Tokyo Setsubun is just around the corner. While the celebration may officially mark the beginning of spring, it’s known first and foremost for mamemaki—the ritual throwing of roasted soybeans. Every February 3rd, the line “Oni wa soto! Fuku wa uchi!” which repels demons and welcomes good fortune, rings throughout the country as soybeans litter genkans.
These “fortune beans” are also consumed for good luck (eat the number equal to your age for optimal fortune). With the winter cold usually rolling deep into February, the sweet, crunchy snacks are also a welcome consolation given Setsubun’s false promise of spring weather.
While most people celebrating will stick to Setsubun’s homegrown traditions—dad wears an oni mask and the kids go to town—there are plenty of temples and shrines hosting public mamemaki events this coming Saturday. Most Tokyo Setsubun venues will even host local celebrities, including TV talent and sumo wrestlers, who are on-hand to help throw gifts of money, soybeans and sweets into the crowds.
Here is a breakdown of the some of the best sites in the city for celebrating Setsubun:
If you’re looking to celebrate Setsubun with 100,000 of your closest friends, consider Sensoji Temple. The iconic Asakusa district temple is a tourist haven on most days. But on February 3rd nearly everyone gathers at the end of Nakamise-dori for what is by far the largest Tokyo Setsubun event.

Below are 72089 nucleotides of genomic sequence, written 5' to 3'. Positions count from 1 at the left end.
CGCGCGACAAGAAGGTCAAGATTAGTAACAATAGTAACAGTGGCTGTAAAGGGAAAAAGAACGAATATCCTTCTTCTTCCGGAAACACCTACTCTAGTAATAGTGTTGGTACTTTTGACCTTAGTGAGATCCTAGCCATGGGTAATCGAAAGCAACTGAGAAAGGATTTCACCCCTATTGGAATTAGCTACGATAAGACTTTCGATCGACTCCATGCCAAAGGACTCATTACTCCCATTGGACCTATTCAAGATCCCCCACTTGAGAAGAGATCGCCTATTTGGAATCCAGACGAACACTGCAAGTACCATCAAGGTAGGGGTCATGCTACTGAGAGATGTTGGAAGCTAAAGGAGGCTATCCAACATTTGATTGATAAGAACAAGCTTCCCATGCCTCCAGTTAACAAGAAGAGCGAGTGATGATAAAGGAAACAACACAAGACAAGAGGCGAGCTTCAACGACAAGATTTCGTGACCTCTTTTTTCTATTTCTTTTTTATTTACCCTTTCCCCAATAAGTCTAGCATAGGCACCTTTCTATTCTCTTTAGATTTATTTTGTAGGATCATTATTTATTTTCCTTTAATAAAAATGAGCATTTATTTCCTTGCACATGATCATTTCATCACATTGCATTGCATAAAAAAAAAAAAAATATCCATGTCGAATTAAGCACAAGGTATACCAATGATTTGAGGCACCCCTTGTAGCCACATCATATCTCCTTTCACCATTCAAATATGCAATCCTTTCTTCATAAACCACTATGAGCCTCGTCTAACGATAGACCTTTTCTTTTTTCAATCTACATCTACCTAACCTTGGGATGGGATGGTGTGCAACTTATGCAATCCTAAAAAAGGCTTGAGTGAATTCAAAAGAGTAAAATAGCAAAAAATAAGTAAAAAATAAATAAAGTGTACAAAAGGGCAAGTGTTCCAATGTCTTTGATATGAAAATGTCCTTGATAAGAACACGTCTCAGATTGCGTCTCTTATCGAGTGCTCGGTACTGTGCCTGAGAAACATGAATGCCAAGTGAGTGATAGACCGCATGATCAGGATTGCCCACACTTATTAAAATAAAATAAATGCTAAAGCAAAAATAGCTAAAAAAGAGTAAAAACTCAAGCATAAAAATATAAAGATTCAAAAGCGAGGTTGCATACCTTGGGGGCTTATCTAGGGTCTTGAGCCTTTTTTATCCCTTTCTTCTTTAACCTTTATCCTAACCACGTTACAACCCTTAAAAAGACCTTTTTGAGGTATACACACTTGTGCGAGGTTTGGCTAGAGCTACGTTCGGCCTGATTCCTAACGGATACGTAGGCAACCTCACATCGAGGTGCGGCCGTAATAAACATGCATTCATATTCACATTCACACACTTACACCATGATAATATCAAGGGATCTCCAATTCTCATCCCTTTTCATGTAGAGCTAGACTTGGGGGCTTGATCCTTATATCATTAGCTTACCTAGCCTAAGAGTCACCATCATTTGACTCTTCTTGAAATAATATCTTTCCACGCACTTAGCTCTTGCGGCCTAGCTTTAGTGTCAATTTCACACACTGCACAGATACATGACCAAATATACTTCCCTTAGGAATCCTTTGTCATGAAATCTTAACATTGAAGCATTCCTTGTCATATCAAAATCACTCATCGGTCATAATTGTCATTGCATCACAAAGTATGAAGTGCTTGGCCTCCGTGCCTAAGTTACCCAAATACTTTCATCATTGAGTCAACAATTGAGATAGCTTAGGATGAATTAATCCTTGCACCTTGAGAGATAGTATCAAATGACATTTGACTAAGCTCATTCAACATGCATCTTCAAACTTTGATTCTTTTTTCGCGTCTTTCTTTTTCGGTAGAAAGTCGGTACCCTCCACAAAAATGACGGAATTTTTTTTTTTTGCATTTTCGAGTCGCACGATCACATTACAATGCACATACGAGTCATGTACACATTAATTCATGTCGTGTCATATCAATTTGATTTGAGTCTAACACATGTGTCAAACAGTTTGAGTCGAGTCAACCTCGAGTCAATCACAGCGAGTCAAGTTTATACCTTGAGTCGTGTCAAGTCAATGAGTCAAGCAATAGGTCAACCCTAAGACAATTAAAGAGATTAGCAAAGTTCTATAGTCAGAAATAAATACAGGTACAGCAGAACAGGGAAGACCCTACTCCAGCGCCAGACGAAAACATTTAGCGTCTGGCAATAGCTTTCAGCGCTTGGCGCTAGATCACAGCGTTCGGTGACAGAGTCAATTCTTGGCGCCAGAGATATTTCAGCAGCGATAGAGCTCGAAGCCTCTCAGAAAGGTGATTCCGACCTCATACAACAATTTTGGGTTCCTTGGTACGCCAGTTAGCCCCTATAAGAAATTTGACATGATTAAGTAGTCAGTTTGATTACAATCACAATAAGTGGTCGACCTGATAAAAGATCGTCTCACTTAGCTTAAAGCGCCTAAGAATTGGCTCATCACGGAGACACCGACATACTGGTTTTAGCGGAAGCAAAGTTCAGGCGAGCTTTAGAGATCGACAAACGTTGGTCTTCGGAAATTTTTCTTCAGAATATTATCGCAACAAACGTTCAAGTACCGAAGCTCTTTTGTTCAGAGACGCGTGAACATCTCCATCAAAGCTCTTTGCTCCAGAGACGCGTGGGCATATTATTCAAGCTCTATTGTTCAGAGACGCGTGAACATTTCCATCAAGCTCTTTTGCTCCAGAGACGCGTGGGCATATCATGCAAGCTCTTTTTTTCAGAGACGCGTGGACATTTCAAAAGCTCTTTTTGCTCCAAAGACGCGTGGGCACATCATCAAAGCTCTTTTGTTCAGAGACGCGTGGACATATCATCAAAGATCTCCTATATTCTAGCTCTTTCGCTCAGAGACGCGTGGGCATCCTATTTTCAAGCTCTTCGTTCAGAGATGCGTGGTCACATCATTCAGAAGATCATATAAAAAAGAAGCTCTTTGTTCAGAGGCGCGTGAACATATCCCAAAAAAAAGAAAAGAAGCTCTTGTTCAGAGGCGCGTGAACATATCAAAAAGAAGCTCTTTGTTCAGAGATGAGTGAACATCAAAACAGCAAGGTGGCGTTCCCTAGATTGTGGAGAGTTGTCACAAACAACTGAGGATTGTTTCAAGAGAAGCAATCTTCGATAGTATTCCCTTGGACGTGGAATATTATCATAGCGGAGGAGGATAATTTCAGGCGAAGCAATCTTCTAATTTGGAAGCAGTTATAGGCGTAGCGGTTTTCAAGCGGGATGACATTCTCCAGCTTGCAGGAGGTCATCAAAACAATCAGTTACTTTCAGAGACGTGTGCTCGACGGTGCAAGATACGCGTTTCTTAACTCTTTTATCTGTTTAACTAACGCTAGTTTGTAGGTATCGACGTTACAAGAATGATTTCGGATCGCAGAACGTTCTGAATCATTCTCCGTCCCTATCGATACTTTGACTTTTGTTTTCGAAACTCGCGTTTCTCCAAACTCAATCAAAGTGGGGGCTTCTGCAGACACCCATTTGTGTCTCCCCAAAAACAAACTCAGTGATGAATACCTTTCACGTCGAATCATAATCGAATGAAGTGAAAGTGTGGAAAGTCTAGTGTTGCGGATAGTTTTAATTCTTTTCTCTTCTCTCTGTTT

If you arrive early (around 10am), local kindergarten children are usually gathered for their own mamemaki and Setsubun-themed singing. The festivities also feature the Seven Deities of Good Fortune Dance, a ritual famous to the Sensoji Temple grounds. When the mamemaki begins, expect some light pushing and shoving as the large crowds grasp for good fortune in the coming year.
The temple’s official parade runs from around 11:30am – 1:30pm. There are usually additional bean throwing times at 2pm and 4pm.
Sensoji Temple, 2-3-1 Asakusa, Taito-ku, Tokyo
Google Maps: https://goo.gl/maps/enSPvv8xFJ32
Located near the base of Tokyo Tower in Shiba Park, Zozoji Temple is another prime bean throwing location and one of the few large gatherings in the heart of Minato-ku. The austere temple made its name for ties to the Tokugawa family, which go back to the Tokugawa shogunate and Tokugawa Ieyasu. But on February 3rd, Zozoji succumbs to the Setsubun fun with its own bean throwing festivities. Japanese celebrities are usually in attendance. Around 3,000 attend Zozoji annually for the event, which usually runs from 12:00pm – 1:00pm.
Zozoji, 4 Chome-7-35 Shibakoen, Minato, Tokyo 105-0011
Google Maps: https://goo.gl/maps/gt7179Ngbuj
Ikegami Honmonji Temple
Ikegami Honmonji Temple is one of the most famous Setsubun celebrations in the city. Located deep in Ota Ward, Ikegami Honmonji gathers around 10,000 people annually for the event, which likely serves crowds far from the Sensoji celebrations up in North Tokyo. The temple is also famous for its traditional Japanese desert, kuzumochi (mochi made from kuzu powder). The mamemaki usually runs from 11:00am – 2:00pm.
Ikegami Honmonji Temple, 1-1-1 Ikegami, Ota-ku, Tokyo
Google Maps: https://goo.gl/maps/EhtuunMVZcL2